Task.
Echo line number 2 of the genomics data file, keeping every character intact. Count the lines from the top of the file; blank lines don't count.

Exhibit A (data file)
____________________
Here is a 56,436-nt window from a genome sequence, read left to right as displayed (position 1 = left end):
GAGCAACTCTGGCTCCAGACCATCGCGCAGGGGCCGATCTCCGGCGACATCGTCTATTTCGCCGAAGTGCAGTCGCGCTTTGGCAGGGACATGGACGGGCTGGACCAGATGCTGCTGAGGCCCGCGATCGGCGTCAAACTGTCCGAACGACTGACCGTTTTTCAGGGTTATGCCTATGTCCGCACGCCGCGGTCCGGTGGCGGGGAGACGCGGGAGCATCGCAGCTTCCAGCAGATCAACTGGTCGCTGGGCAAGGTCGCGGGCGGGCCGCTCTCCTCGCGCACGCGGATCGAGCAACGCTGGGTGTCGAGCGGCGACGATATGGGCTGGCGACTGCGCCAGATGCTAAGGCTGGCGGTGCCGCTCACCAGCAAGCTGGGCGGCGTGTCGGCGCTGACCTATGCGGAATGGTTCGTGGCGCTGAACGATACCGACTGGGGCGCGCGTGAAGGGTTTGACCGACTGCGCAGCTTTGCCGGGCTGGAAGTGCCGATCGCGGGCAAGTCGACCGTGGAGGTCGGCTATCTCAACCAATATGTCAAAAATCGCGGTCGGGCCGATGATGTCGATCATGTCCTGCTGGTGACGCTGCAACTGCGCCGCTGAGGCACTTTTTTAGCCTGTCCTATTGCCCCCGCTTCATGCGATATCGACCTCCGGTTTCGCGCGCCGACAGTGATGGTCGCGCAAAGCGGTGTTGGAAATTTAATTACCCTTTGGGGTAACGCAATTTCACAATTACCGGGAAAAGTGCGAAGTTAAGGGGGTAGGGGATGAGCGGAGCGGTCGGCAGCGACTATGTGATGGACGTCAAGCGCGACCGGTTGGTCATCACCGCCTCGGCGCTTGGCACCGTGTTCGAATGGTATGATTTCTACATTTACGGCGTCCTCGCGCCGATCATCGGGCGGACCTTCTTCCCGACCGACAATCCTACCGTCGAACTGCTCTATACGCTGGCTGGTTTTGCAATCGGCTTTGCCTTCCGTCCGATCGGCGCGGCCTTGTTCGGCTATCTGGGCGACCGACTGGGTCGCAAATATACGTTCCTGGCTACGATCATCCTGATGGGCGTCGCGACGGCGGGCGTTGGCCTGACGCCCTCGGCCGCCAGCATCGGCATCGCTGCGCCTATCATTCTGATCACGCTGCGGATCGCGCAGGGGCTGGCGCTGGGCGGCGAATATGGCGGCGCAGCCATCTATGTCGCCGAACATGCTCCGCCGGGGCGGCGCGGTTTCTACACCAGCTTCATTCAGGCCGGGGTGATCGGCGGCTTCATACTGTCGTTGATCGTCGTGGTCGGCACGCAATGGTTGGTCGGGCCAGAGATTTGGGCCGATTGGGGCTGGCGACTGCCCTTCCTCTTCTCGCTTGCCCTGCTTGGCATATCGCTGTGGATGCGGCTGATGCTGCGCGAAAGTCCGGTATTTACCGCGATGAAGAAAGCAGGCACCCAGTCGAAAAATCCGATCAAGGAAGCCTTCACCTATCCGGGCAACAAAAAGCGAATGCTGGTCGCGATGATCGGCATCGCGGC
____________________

GAGCAACTCTGGCTCCAGACCATCGCGCAGGGGCCGATCTCCGGCGACATCGTCTATTTCGCCGAAGTGCAGTCGCGCTTTGGCAGGGACATGGACGGGCTGGACCAGATGCTGCTGAGGCCCGCGATCGGCGTCAAACTGTCCGAACGACTGACCGTTTTTCAGGGTTATGCCTATGTCCGCACGCCGCGGTCCGGTGGCGGGGAGACGCGGGAGCATCGCAGCTTCCAGCAGATCAACTGGTCGCTGGGCAAGGTCGCGGGCGGGCCGCTCTCCTCGCGCACGCGGATCGAGCAACGCTGGGTGTCGAGCGGCGACGATATGGGCTGGCGACTGCGCCAGATGCTAAGGCTGGCGGTGCCGCTCACCAGCAAGCTGGGCGGCGTGTCGGCGCTGACCTATGCGGAATGGTTCGTGGCGCTGAACGATACCGACTGGGGCGCGCGTGAAGGGTTTGACCGACTGCGCAGCTTTGCCGGGCTGGAAGTGCCGATCGCGGGCAAGTCGACCGTGGAGGTCGGCTATCTCAACCAATATGTCAAAAATCGCGGTCGGGCCGATGATGTCGATCATGTCCTGCTGGTGACGCTGCAACTGCGCCGCTGAGGCACTTTTTTAGCCTGTCCTATTGCCCCCGCTTCATGCGATATCGACCTCCGGTTTCGCGCGCCGACAGTGATGGTCGCGCAAAGCGGTGTTGGAAATTTAATTACCCTTTGGGGTAACGCAATTTCACAATTACCGGGAAAAGTGCGAAGTTAAGGGGGTAGGGGATGAGCGGAGCGGTCGGCAGCGACTATGTGATGGACGTCAAGCGCGACCGGTTGGTCATCACCGCCTCGGCGCTTGGCACCGTGTTCGAATGGTATGATTTCTACATTTACGGCGTCCTCGCGCCGATCATCGGGCGGACCTTCTTCCCGACCGACAATCCTACCGTCGAACTGCTCTATACGCTGGCTGGTTTTGCAATCGGCTTTGCCTTCCGTCCGATCGGCGCGGCCTTGTTCGGCTATCTGGGCGACCGACTGGGTCGCAAATATACGTTCCTGGCTACGATCATCCTGATGGGCGTCGCGACGGCGGGCGTTGGCCTGACGCCCTCGGCCGCCAGCATCGGCATCGCTGCGCCTATCATTCTGATCACGCTGCGGATCGCGCAGGGGCTGGCGCTGGGCGGCGAATATGGCGGCGCAGCCATCTATGTCGCCGAACATGCTCCGCCGGGGCGGCGCGGTTTCTACACCAGCTTCATTCAGGCCGGGGTGATCGGCGGCTTCATACTGTCGTTGATCGTCGTGGTCGGCACGCAATGGTTGGTCGGGCCAGAGATTTGGGCCGATTGGGGCTGGCGACTGCCCTTCCTCTTCTCGCTTGCCCTGCTTGGCATATCGCTGTGGATGCGGCTGATGCTGCGCGAAAGTCCGGTATTTACCGCGATGAAGAAAGCAGGCACCCAGTCGAAAAATCCGATCAAGGAAGCCTTCACCTATCCGGGCAACAAAAAGCGAATGCTGGTCGCGATGATCGGCATCGCGGC